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Title: Brief Account of the English Character
Author: Marjoribanks, Charles
Language: Chinese
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Copyright Status: Not copyrighted in the United States. If you live elsewhere check the laws of your country before downloading this ebook. See comments about copyright issues at end of book.

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Brief Account of the English Character

Compiler's Note 按語

Believing in the power of print in converting and
“educating” the Chinese, nineteenth-century European traders and
missionaries invested significant amounts of energy and money in the
dissemination of tracts on the China coast. One of these ephemera was 大英
國人事略說, "Brief Account of the English Character." It was first drafted in
English by Charles Marjoribanks, president of the English East India
Company’s Select Committee in Canton. Robert Morrison (馬禮遜), a
missionary-cum-sinologist, translated the manuscript into Chinese and
printed hundreds of copies at his 英華書院 (Anglo-Chinese College) in
Malacca (Melaka). In 1832, despite his colleagues’ objection, Marjoribanks
engaged Charles Gutzlaff (郭士立 or 郭實腊), a German missionary, and
Hugh Hamilton Lindsay, the Company’s supercargo, to make an illegal
voyage to China’s coastal waters in order to “ascertain how far the northern
ports of the Chinese empire may be gradually opened to British commerce”
(Ship Amherst [http://www.worldcat.org/oclc/871820571], p.3). He asked the
voyagers to load a ship with English products for sale as well as cases of
his pamphlet for distribution.

What follows is a side-by-side bilingual e-text of the tract.
On the left is Marjoribanks’s English manuscript, anonymously edited and
published in _The Canton Register_ dated July 18, 1832 (廣州紀事報). On the
right is a
complete transcription of the Chinese tract with punctuation added.
Typographical errors in both texts were not corrected. Please
scroll down to see page images of each document; the Chinese tract’s images are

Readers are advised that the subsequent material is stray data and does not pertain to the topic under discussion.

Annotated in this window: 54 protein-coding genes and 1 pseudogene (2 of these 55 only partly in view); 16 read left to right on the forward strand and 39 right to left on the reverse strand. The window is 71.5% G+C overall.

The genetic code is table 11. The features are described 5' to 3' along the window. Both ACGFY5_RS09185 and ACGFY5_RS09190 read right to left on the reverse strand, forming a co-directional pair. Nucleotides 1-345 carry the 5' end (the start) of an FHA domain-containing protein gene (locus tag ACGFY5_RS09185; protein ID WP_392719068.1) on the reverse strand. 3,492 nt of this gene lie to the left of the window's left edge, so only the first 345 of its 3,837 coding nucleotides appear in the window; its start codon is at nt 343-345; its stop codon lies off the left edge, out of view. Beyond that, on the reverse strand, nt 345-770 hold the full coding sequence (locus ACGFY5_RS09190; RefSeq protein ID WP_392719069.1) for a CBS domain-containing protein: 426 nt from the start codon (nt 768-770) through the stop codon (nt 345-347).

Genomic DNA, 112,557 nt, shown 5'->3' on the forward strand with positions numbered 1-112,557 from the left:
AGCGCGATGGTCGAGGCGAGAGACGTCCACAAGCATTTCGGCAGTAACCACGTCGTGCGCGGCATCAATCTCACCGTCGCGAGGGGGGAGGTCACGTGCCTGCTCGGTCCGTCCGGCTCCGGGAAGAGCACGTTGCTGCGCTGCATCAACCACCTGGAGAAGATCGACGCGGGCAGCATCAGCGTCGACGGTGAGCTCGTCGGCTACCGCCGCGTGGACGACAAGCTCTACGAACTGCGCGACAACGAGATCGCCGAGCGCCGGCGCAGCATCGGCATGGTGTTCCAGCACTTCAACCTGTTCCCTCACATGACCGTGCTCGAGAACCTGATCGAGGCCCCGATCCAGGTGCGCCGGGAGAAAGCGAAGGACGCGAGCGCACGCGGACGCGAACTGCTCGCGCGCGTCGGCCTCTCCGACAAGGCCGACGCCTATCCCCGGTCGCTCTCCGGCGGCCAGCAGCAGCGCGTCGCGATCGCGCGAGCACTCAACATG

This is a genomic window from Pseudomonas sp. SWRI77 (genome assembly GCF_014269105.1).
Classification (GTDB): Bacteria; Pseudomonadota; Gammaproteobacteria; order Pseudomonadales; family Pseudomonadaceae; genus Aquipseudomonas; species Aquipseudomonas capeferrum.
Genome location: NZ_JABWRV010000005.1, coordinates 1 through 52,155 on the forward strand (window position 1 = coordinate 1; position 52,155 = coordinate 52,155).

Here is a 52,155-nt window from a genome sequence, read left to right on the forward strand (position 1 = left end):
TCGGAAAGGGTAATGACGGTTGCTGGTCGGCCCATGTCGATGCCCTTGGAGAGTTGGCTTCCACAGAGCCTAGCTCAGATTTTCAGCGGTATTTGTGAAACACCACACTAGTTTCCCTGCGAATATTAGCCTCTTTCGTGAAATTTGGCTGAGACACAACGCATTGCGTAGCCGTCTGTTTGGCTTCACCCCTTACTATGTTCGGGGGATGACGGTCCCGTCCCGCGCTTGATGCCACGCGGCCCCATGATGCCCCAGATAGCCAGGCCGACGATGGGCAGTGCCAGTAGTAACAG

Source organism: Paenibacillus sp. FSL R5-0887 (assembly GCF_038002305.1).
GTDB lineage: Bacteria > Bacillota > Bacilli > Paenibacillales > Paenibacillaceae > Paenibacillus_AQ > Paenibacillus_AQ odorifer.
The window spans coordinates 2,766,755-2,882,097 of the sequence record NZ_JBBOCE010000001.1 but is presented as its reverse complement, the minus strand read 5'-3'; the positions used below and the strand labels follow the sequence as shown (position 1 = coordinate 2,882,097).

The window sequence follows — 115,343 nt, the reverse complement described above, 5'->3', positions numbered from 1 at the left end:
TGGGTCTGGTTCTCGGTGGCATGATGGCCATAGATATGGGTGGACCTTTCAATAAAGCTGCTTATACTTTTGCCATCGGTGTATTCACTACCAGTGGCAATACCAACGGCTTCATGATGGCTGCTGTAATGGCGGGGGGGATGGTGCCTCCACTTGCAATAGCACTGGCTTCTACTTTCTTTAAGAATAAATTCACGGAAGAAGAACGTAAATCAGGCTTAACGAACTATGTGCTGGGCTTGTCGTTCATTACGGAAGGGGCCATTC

courtesy of Harvard-Yenching Library Chinese Rare Books Digitization Project.

Besides the edited one in The Canton Register, there is another extant,
unedited manuscript of Marjoribanks's, housed in the British Library. My
earlier work, “Representing ‘Great England’ to Qing China in the Age of
Free Trade Imperialism: The Circulation of a Tract by Charles Marjoribanks
on the China Coast” provides the full text of this manuscript and an
introduction; please visit NINES (Nineteenth Century Scholarship Online):

                                                     Ting Man Tsao, Ph.D.
Brief Account of the English Character
The Canton Register
[Charles Marjoribanks]
5.10 (July 18, 1832): p.68-69

[馬禮遜, Robert Morrison 〔譯〕]


The English people inhabit a country, at the distance of 16,000 miles from
China;—at least this space is passed over by ships, from the necessity of
their proceeding round the southern continent of Africa. Some idea may be
formed of the spirit and enterprise of a nation, whose vessels traverse so
vast an ocean, in safety and with facility.—They frequently encounter severe
tempests, but from the skill of their officers, and the bold and daring
character of the seamen, ships are rarely lost. Pirates or enemies do not
venture to attack them. They bring the manufactures and productions of
remote countries, and receive in exchange those of China. By this means the
subjects, both of the Chinese and British Empires, are enriched, industry is
greatly encouraged, and men are rendered happy and useful members of

The English have traded for upwards of two hundred years with China, and
from sixty to eighty vessels under the English flag, are frequently within
twelve months, in the Chinese waters. To how many tens of thousands of
natives does not such a commerce give useful employment!

The policy of the English government has often in China been most falsely
represented, and it has been stated to be ambitious, and desirous of
increase of territory. No assertion can be more distant from truth. The